Because my grandfather was present for so many of the great events in Chinese and world history, I’ve heard people speculate about how the world would be today if he had never taken power, or if he had done things differently while in power. This is my opinion of course, but I don’t think that any other political figure during the 1920s could have unified China. Chiang also understood what many back then did not. He knew that Communism was dangerous. He said that the Communists are a disease of the heart, and that the Japanese are a disease of the skin. He was referring the old Imperial Japan of course, not the modern Japan we know and love. Even Sun Yat-sen was fooled by the reds.

If Chiang Kai-shek had failed in repelling the Japanese, we’d live in a very dark world. Imagine the Rape of Nanking, but in every major city in China. And then there was the Civil War. I don’t know which outcome would have been worse; Japanese victory or Communist victory. If China had gone Communist, then there would be nothing to stop the spread of that deadly ideology throughout Asia. The Communists would destroy Chinese culture just like they did in Mongolia, North Korea, and Russia. Though I can’t say that it was only my family that prevented such great evils from befalling China and the world. I have to give credit to the Chinese soldiers who fought invaders and traitors. After the Civil War, Chiang was a unifying figure, who put China on its path back into greatness. Without him, China is in a worse place.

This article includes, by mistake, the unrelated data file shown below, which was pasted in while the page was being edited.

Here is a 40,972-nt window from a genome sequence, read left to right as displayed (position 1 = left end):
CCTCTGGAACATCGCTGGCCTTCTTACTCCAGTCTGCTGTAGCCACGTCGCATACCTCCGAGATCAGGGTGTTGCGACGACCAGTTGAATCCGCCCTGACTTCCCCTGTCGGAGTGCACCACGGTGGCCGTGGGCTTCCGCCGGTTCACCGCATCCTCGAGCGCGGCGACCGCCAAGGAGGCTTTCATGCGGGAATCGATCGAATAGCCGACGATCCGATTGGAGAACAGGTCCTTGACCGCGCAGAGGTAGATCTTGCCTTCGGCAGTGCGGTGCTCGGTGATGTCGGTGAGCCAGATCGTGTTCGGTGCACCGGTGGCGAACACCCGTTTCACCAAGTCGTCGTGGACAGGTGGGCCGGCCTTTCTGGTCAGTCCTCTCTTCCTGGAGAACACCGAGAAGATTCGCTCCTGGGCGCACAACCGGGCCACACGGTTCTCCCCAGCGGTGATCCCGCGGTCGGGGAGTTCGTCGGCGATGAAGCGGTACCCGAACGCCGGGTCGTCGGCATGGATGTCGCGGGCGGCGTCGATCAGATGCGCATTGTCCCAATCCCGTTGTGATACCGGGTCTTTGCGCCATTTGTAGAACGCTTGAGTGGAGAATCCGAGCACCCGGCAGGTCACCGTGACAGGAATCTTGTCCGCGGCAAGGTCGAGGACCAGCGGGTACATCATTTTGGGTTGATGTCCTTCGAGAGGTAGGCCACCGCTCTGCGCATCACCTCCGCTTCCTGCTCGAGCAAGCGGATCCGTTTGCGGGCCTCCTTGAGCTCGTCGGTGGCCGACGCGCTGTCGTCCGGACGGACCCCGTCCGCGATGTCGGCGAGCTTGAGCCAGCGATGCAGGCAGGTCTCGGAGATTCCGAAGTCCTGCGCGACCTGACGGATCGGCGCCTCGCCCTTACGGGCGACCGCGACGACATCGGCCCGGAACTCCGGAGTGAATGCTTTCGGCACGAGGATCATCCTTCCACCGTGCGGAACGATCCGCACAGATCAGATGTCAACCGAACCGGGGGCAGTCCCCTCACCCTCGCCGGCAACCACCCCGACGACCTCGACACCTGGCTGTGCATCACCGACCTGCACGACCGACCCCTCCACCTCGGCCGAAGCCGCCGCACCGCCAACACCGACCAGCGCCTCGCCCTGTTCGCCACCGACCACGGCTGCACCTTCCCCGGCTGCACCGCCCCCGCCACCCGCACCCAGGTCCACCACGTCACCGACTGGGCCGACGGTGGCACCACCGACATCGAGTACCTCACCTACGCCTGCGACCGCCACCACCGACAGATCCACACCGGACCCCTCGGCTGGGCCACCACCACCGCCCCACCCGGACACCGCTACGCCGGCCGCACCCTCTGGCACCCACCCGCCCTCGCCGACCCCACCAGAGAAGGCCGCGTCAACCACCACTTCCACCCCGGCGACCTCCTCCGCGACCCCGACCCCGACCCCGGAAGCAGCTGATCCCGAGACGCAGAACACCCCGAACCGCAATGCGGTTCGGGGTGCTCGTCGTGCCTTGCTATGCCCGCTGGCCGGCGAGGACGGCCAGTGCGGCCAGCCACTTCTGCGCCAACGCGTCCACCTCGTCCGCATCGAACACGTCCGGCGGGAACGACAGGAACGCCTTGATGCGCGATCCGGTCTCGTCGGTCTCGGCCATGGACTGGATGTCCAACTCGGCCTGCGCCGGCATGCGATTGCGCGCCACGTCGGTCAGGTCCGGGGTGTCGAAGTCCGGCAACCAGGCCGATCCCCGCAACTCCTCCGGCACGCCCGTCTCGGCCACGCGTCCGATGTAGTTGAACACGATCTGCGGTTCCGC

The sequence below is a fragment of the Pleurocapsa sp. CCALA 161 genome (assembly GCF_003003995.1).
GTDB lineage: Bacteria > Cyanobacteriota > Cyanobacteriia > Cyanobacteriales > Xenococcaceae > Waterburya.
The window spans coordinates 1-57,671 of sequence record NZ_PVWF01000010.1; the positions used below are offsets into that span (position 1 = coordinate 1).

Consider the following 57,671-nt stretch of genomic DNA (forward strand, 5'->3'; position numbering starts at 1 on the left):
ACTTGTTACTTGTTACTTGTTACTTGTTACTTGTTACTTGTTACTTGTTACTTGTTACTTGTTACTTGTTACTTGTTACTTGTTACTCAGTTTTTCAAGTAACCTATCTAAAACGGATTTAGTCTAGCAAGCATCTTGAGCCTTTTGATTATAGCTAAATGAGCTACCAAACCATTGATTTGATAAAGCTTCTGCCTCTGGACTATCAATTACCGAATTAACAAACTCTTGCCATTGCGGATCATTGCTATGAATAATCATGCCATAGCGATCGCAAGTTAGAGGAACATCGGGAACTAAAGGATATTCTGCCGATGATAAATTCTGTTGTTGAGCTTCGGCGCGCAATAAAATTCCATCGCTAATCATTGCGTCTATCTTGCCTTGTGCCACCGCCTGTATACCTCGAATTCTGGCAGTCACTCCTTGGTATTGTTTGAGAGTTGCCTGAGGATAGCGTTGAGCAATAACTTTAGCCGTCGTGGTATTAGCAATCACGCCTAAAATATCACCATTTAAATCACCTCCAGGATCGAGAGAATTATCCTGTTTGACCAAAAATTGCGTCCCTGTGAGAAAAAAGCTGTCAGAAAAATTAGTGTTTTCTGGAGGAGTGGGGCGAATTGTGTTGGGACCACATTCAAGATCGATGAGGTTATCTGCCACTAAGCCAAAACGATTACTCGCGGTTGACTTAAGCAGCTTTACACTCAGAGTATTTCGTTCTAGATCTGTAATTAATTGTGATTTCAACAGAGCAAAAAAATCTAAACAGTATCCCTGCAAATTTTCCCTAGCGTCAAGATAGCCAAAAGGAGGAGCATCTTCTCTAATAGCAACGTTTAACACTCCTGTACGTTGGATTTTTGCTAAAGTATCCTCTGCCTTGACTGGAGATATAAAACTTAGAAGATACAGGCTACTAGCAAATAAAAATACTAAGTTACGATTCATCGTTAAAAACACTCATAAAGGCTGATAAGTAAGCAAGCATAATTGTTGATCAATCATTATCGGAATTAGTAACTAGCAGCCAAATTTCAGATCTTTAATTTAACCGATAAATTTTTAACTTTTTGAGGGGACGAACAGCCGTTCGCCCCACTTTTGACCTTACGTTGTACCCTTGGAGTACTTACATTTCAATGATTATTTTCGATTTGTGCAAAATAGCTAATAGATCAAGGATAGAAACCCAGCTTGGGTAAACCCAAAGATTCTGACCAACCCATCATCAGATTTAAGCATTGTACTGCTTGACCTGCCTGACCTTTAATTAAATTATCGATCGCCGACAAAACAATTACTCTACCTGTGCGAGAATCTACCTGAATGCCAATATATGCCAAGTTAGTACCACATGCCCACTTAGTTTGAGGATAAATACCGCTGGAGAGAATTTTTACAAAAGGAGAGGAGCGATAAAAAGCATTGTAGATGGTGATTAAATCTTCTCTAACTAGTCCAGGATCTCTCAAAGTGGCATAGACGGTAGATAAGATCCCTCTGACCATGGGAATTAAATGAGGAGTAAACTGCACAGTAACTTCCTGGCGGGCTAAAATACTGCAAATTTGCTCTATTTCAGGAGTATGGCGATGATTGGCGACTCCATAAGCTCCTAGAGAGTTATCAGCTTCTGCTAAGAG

But I don’t know what would have happened, there’s no way of finding out.


(Chiang Hsiao-wu)

Others had different things to say about the former Chinese leader. They pointed out the authoritarianism and human rights abuses. China is still grappling with what to make of the legacy of Chiang Kai-shek. It’s a debate that continues to divide China, and one that is unlikely to end any time soon.

Premier Chiang Hsiao-wu would evade questions about a possible future presidential run. The question would soon be irrelevant as he died of congestive heart failure in 1998. He was survived by Chiang Ching-kuo’s two remaining children; his sister Chiang Hsiao-chang and his half-brother Chiang Hsiao-yen, who are still alive today. Chiang Kai-shek’s adopted son Chiang Wei-kuo died of kidney failure in 1997, only a few months after the transfer of Hong Kong. Soong Mei-ling would live to be 105, dying in 2003.